The Jill Carroll Story – Part 1: The kidnapping
(Page 3 of 5)
The gunmen ran at us. A whisper exploded from me into a scream, "No, no, NO!" as I tried to get out. The door closed on my right ankle as someone shoved me back in, pushing so hard that the right lens of my glasses popped out. Through the crack in the door – before the intruder slammed it – I saw the last moment of Alan's life.Skip to next paragraph
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Adnan was gone. The rotund man was in the driver's seat now. Other men jumped in sandwiching me between them. We sped away, out onto the main road, then turned right.
"Jihad! Jihad! Jihad!" my abductors shouted, excited and joyful. "Jihad! Jihad!"
The taking of Jill Carroll off a Baghdad street on Jan. 7, 2006, created many hostages, of whom Jill herself was simply the central one, and the most endangered.
For her family and many friends and colleagues, normal life ended in the hours and days to come, as they heard what had happened. Henceforth, there would be worry, sometimes fear, and new routines that had one aim: free Jill.
Their solace was action. The first thing her father Jim Carroll did that black Saturday morning was fire up his computer to see what he could learn, while Mary Beth, her mother, contacted family members. Sister Katie, who worked for an international development consulting company, began calling every number she knew in the Middle East.
In Boston before the sun rose, the Monitor assembled an ad hoc Team Jill – Marshall Ingwerson, the managing editor; David Scott, the foreign editor; and Amelia Newcomb, the deputy foreign editor. Richard Bergenheim was in Mexico taking his first vacation since becoming the paper's editor. He caught the next flight back.
For the next 82 days, they met every few hours, sometimes starting at 5:30 a.m. and often finishing the day at 10 or 11 p.m. with a conference call with Baghdad. Some of these editors had dealt before with the stress and emotion over the kidnapping – and even murder – of foreign correspondents filing for the paper. But none were truly prepared for what lay ahead.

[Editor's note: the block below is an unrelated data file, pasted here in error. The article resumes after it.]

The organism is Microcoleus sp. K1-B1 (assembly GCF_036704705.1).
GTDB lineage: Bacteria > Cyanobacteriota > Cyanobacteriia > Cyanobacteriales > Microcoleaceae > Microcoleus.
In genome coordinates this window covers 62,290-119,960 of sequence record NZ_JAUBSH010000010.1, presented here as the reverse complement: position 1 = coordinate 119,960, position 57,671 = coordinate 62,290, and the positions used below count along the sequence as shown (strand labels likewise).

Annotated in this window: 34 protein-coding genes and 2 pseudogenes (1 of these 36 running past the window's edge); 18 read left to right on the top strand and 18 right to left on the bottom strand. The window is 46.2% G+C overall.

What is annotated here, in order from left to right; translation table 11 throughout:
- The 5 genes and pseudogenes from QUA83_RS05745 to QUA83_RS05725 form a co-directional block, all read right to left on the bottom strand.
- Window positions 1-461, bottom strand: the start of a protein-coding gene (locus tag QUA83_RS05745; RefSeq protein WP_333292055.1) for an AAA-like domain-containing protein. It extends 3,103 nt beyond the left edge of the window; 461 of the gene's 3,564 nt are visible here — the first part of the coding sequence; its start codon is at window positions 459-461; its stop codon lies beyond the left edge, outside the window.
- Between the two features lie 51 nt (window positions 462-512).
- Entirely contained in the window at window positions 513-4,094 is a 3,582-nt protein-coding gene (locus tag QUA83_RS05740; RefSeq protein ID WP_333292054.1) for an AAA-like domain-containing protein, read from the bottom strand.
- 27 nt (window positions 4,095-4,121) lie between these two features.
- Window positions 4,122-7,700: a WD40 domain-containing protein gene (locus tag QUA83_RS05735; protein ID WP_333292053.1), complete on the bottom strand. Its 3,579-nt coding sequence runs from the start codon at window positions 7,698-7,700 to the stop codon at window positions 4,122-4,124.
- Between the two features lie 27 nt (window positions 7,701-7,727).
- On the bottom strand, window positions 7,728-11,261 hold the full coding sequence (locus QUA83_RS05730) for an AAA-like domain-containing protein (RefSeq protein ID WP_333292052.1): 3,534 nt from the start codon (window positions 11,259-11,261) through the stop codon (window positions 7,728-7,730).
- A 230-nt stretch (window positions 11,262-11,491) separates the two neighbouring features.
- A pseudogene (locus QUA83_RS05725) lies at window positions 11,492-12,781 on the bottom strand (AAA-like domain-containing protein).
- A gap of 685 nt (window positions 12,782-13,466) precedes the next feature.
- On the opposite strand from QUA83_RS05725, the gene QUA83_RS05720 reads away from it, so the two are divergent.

Jill herself, isolated by Islamist insurgents, did not envision such rallies to her cause. In the weeks to come she sometimes would avoid thinking about her family, because it made her sad; when she did, she imagined them apprehensive, waiting for some sort of word from the US government. As for the Monitor, well, she was just a freelancer, and it wasn't a rich paper. She figured that following her kidnapping and the murder of her interpreter, its rotating Baghdad staff would have fled Iraq.
She was wrong.
In the first minutes after my abduction, my captors peppered me with questions in Arabic. I played dumb, fearful they would think I understood too much and kill me.
They quickly drove Adnan's Toyota onto the highways of western Baghdad and surrounding farmlands, going in circles, apparently to kill time. Their "success" was granted by God, they believed, and they issued thanks repeatedly. "Allah Akbar" they said, "God is greatest."
"They're going to take me out into a field and kill me," I thought as we bumped down rural back roads.
They seemed to read my thoughts, perplexed that I was afraid amidst their jubilation.
"Why you worried?" they asked in stilted English. "No, no, no, [this is] jihad! [We are] Iraqi, Iraqi mujahideen! Why you worried?"
Sunni Muslim insurgents were – still are – the most active hostage-takers in Iraq. Many were allied to Abu Musab al-Zarqawi, the Jordanian who led Al Qaeda in Iraq until he was killed by a US airstrike June 7.
But the outside world didn't know much about these groups. These weren't people who held press conferences or articulated their grievances through the political process.